Charu is a lecturer in digital journalism at Swansea University. Charu has previously taught at the University level in the United States, Fiji and Sweden. Her research interests are interdisciplinary with a focus on the use of media for expressing cultural and political identity. A recent publication titled ‘Over Time and Beyond Disney’, published in Social Sciences demonstrates, through a cross-cultural study, how despite its efforts to diversify, Disney’s portrayal of princesses mainstreams the ideas of beauty (https://doi.org/10.3390/socsci8040105). Dr. Uppal’s work has been published in the Journal of Creative Communications, Global Media and Communication Journal, Journalism Practice, and the International Communication Gazette. Her research projects combine academic research with life experience and travels. Recently she has started to post some of her creative work, on her YouTube channel. Charu believes that the power of audio-visual media and creative writing must be utilized to disseminate academic ideas for consumption by non-academic readers/viewers.
Connecting Communities, Maintaining Identities: Popular media & Classical Culture
We live (our) stories every day. Those who migrate, voluntarily or under forced conditions carry the stories with them as a reminder of their identity.
As an assistant professor at the University of South Pacific, I got introduced to the many ways in which Indo-Fijians held on to Hindu culture for over a century. The Indo-Fijian diaspora was created during British rule, mostly without the consent of those forced into it. As the community carried pain and confusion with them to a new land, songs and stories became the most important way of transmitting their memories to the future generations. With time, popular media such as Bollywood movies and television serials became significant contributors.
Equally important were the songs and recitals of Hindu epic, The Ramayana. The book was carried as a memory, sung in songs and enacted as Ramlila for ten days, just as it was in their native villages in India. Some of my ‘traditional’ research has been on how Indo-Fijians have used Bollywood movies as a cultural tool (https://www.youtube.com/watch?v=1H99gs2CZ0E).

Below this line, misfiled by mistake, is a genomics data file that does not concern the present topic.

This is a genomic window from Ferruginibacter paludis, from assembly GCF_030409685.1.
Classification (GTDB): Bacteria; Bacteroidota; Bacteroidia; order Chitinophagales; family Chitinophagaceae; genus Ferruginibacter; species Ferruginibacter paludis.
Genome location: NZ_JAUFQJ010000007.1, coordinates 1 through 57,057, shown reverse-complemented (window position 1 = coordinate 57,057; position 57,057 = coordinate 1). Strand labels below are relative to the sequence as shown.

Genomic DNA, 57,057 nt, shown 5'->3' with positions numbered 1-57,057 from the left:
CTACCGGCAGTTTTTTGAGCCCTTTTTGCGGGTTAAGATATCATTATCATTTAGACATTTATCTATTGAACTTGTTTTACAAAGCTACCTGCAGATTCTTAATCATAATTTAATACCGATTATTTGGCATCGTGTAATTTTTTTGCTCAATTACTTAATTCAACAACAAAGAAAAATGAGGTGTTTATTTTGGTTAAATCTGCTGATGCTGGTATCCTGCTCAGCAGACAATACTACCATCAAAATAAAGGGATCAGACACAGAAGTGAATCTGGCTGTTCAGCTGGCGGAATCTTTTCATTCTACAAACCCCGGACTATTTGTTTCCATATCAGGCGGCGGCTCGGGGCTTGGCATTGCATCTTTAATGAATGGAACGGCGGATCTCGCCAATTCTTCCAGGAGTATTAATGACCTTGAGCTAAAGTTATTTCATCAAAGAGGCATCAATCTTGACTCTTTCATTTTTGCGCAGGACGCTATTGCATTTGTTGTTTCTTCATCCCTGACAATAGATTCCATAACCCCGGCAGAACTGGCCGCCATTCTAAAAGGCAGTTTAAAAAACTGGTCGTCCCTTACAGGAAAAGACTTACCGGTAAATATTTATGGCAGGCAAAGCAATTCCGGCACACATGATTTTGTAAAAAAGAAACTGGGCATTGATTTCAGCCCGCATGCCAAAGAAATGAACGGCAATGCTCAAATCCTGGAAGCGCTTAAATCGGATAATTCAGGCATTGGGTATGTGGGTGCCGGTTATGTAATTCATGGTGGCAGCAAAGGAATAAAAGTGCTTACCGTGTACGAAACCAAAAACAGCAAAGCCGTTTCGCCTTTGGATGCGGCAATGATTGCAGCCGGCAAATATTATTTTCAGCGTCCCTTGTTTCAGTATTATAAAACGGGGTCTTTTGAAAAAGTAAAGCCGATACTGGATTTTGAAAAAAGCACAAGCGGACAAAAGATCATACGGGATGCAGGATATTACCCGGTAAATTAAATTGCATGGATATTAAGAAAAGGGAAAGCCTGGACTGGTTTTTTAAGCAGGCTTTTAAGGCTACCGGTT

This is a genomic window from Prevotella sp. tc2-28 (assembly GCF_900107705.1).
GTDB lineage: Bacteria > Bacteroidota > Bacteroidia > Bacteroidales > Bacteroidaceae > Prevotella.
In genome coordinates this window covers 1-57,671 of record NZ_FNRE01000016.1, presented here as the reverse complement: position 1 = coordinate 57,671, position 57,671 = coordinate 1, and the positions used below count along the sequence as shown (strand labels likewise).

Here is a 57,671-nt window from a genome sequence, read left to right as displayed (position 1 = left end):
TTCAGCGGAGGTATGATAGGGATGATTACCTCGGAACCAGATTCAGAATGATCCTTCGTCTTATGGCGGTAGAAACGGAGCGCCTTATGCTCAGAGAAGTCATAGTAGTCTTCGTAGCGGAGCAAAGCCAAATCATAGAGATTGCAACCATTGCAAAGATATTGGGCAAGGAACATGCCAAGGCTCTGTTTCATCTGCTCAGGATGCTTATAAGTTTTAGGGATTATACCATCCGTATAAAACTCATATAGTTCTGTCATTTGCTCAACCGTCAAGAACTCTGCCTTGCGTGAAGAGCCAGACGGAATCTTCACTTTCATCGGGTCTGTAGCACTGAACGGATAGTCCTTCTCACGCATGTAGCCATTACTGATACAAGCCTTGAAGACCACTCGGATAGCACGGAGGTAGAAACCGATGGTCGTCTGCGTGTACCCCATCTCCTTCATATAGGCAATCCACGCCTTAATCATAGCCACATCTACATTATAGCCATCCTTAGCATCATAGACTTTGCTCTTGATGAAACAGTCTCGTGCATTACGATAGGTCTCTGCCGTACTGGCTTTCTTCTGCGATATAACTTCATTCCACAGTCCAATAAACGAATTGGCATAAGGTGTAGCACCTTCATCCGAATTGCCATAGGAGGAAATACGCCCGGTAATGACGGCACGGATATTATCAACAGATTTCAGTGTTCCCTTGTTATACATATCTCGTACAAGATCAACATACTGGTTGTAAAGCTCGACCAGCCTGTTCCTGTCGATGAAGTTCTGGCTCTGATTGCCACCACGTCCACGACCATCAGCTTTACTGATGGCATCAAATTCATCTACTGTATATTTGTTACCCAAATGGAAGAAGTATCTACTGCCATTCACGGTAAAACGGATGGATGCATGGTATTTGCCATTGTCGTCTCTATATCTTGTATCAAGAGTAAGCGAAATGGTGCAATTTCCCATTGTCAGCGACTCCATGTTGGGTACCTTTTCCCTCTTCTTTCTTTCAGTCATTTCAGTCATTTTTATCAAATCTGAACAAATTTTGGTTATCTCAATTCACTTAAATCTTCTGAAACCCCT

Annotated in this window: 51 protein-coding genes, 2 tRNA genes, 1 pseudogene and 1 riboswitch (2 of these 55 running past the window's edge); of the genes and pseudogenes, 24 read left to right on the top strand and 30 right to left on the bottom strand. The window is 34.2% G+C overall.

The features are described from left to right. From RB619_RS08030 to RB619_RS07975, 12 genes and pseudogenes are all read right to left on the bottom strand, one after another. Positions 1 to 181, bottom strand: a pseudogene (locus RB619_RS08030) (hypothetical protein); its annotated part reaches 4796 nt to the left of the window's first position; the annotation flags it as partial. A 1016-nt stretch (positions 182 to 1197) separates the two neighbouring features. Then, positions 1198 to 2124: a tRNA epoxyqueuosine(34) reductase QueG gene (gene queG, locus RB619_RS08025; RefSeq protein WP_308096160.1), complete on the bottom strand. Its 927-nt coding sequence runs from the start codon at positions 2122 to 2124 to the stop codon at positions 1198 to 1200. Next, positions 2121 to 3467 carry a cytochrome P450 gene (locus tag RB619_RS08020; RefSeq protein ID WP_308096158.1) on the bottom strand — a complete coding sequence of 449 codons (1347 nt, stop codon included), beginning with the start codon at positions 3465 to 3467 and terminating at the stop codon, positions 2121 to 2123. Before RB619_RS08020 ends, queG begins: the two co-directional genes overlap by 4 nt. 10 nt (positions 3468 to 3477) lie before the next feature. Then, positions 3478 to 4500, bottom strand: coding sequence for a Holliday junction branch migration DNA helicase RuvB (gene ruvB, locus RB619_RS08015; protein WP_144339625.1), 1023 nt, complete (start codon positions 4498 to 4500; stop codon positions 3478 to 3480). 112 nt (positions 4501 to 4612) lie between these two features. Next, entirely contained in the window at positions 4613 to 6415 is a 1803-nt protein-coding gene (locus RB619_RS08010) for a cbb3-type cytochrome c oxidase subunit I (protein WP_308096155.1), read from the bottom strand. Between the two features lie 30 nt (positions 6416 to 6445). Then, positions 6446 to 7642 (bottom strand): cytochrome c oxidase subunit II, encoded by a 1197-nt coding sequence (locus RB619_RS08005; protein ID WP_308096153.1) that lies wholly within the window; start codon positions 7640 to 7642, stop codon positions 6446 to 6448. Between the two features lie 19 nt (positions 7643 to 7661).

However, for nearly a century before Bollywood arrived in Fiji, memories from India were maintained in continuation of rituals, performance of recitals and staging of epics. In performing a story rather than watching a performance (or a movie), the participants became their stories and recreated an environment, where geography became irrelevant and memories transformed into present day reality. The data collected can be presented in tables and and theorized, but a researcher can only share the experience of a culture, as a creative.
As an extension of my academic research (https://www.researchgate.net/publication/316154196_Diaspora_Meaning_and_Assimilation_A_Comparison_of_Indian_Diaspora_in_Singapore_and_Fiji; https://www.researchgate.net/publication/290946891_Dispensing_Nostalgia_for_a_Price_Bollywood_in_the_Lives_of_Indo-Fijians), I have been writing articles about participating in the enactment of the Ramlila as a child (https://www.indica.today/long-reads/ramleela-builder-sustainer-community/) and creating short movies (https://www.youtube.com/watch?v=Jg0sla4v1bY) and documentaries (https://www.youtube.com/watch?v=wP6B44IET-A ) that evoke the essence of community creation, which results from such participatory performances. These articles and audio-visual productions give an insight to the readers/viewers about the extent to which stories were not just a means to continue and transmit Hindu culture, but became significant in holding communities around the performance creating new memories.